D K Singh : Jaipur, Mon Oct 28 2013, 12:07 hrs
Leela was given an Acer laptop for topping her class but she can hardly understand the English stories recited on her new gadget. (IE Photo: Anil Sharma)
Hitesh, a Class X student, has learnt division and Leela, a Class IX student, is learning "tenses".
Hitesh and Leela have been rewarded with an Acer laptop each for topping in Class VIII in 2011-12 and 2012-13 respectively. The others in the top 10 in Class VIII have got cheques of Rs 6,000 each to buy PC tablets. Their parents have submitted "receipts" from a stationary shop from where they purportedly bought them. The students, however, don't seem to have any clue about the PC tablets.
Ahead of the Assembly polls, this is the Congress regime's much-publicised contribution to GenNext in, what Chief Minister Ashok Gehlot says, making them "technically more proficient" under the Rajiv Gandhi Vidhyarthi Digital Yojana (RGVDY).
About 3.5 lakh students across the state have got these cheques ostensibly to buy tablets. Toppers in Classes VIII, X and XII were given laptops by the debt-ridden Rajasthan government, taking the total expenditure under the RGVDY to an estimated Rs 422 crore.
The laptop opens with the picture of the late prime minister on the screen. Hitesh and Leela know it is Rajiv Gandhi but don't know who he was. While Hitesh is more eager to know whether "the government can give him a job after studies", Leela's problem is more immediate. "I am trying to understand past continuous tense," she says. But that still won't be enough for her to understand the "English stories" that are recited on her new gadget.
Expecting more will be unfair on their school in Ombariapala village, which has only one teacher for 74 students from Classes I to V. The students all sit together to learn alphabets or recite poems. There are four teachers for 311 students from Classes VI to X — for English, Sanskrit, Science and Mathematics — but not one for Social Sciences.
In fact, there was only one teacher for all these students from 2008 to 2011. Until a few months back, Sanskrit and English teachers, who also have to take care of mid-day meals, taught all subjects. On Saturday, the Science teacher had to be sent to the nearby Manpur Secondary School to teach 74 students from Classes VI to X. He was needed as the lone teacher there had to take leave due to her child's sickness.
No wonder, laptops are a subject of awe and envy in the school and they are better kept at home, neatly wrapped. "Most of these tribal students' parents are illiterate. These laptops and PCs are useless to them. I wish the government had invested in recruiting teachers and building infrastructure. We have six rooms for 10 classes," says a teacher.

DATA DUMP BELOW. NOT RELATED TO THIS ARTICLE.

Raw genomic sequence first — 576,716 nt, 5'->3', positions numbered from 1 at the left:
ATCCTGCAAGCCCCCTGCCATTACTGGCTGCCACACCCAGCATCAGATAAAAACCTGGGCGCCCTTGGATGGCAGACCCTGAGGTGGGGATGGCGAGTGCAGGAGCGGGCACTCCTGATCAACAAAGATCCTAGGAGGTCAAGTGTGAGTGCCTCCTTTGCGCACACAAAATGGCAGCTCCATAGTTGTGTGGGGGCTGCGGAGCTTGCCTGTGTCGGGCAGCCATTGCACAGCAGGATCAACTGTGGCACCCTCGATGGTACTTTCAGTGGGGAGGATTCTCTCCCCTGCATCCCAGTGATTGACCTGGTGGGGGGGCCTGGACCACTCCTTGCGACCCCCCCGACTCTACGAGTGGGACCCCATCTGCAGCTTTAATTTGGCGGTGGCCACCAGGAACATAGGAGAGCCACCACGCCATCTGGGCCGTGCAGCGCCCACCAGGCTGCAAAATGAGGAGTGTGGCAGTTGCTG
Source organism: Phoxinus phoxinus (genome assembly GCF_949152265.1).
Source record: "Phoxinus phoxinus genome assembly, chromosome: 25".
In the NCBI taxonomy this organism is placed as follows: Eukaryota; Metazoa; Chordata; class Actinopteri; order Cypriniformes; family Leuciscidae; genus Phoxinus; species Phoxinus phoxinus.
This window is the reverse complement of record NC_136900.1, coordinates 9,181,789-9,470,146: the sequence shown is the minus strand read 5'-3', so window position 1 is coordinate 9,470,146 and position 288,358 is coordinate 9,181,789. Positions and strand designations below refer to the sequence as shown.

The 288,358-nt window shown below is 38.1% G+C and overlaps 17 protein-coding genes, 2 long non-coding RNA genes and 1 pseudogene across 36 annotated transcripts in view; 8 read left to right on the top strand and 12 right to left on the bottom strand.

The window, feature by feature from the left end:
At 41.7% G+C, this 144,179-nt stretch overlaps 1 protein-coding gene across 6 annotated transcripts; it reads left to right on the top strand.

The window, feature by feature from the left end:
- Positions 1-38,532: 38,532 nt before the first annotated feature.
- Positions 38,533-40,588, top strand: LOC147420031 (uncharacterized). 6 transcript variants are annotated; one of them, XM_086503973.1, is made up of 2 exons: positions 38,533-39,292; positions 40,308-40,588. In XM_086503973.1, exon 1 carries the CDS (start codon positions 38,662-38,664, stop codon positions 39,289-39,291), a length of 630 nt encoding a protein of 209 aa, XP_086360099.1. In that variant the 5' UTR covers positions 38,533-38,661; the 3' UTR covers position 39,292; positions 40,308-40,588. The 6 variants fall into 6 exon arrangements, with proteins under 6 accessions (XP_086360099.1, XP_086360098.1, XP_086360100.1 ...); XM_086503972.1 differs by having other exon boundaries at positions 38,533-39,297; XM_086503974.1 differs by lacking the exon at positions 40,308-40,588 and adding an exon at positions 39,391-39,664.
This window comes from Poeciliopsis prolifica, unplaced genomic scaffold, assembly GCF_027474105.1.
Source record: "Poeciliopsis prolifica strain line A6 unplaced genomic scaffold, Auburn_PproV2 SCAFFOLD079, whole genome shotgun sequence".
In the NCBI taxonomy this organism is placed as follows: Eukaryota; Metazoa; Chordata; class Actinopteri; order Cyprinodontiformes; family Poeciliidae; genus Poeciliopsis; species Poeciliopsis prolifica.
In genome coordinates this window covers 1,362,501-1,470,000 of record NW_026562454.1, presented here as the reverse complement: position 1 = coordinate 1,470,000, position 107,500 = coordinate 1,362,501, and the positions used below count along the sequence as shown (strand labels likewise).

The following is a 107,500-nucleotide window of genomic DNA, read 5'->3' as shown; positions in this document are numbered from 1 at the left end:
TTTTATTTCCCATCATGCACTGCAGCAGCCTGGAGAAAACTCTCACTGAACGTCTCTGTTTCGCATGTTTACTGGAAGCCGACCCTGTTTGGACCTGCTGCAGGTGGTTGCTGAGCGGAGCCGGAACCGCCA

At the Government Secondary School at Rasoolpur village in Ajmer district, Class IX student Puja Gurjar got the laptop last August. "I know how to switch it on. I will see what I can do with it," she says. Her classmate Dharmendra Raghuvanshi, who came from another school where he got the laptop, does not see much use of it but says he is learning how to type. Asked what he is learning to type, he says, "Names — my name, friends' names."
Principal of the school Laxmikant Sharma says half of the students who received the cheques for tablets have submitted the receipts, while he was putting pressure on others who haven't. He is more concerned about the no-failure provision till Class VIII. "After the RTE, no student till Class VIII can fail. It has not only brought education standards down, but is also promoting indiscipline." He has issued a one-page instruction to restrain his teachers. It says, "Koi bhi karan ho, kaisi bhi baat ho, gussa mat karo, chidho mat."
Siraj Mohammad, a teacher at the madrasa in Rasoolpur, has the same complaint about the no-failure provision, although he expects better results from the laptops and tablets scheme. His madarsa has two computer teachers and a lab with internet facility.
Like Raghuvanshi of Rasoolpur school, Ajay Singh Bhati, a Class XI student at Dudu Higher Secondary School, located about 40 km from Jaipur, is also learning how to type on the laptop he got for topping in the previous class. On the laptop's contents, he says he has read a "lesson on magnetism", listened to "English stories" and saw the course books of Classes VIII to XII. He did not understand the stories as he does not know English. Course books are given free of cost by the government and so, those in the laptop are redundant.
"We know these laptops and PC tablets are useless to these students. This (tablet) is cash incentive to the parents before elections. But, may be, they (students) get motivated to achieve something in life," says the principal of a school. According to the government's plan, these students had to be imparted brief training on the use of these gadgets. This, obviously, has not been done so far.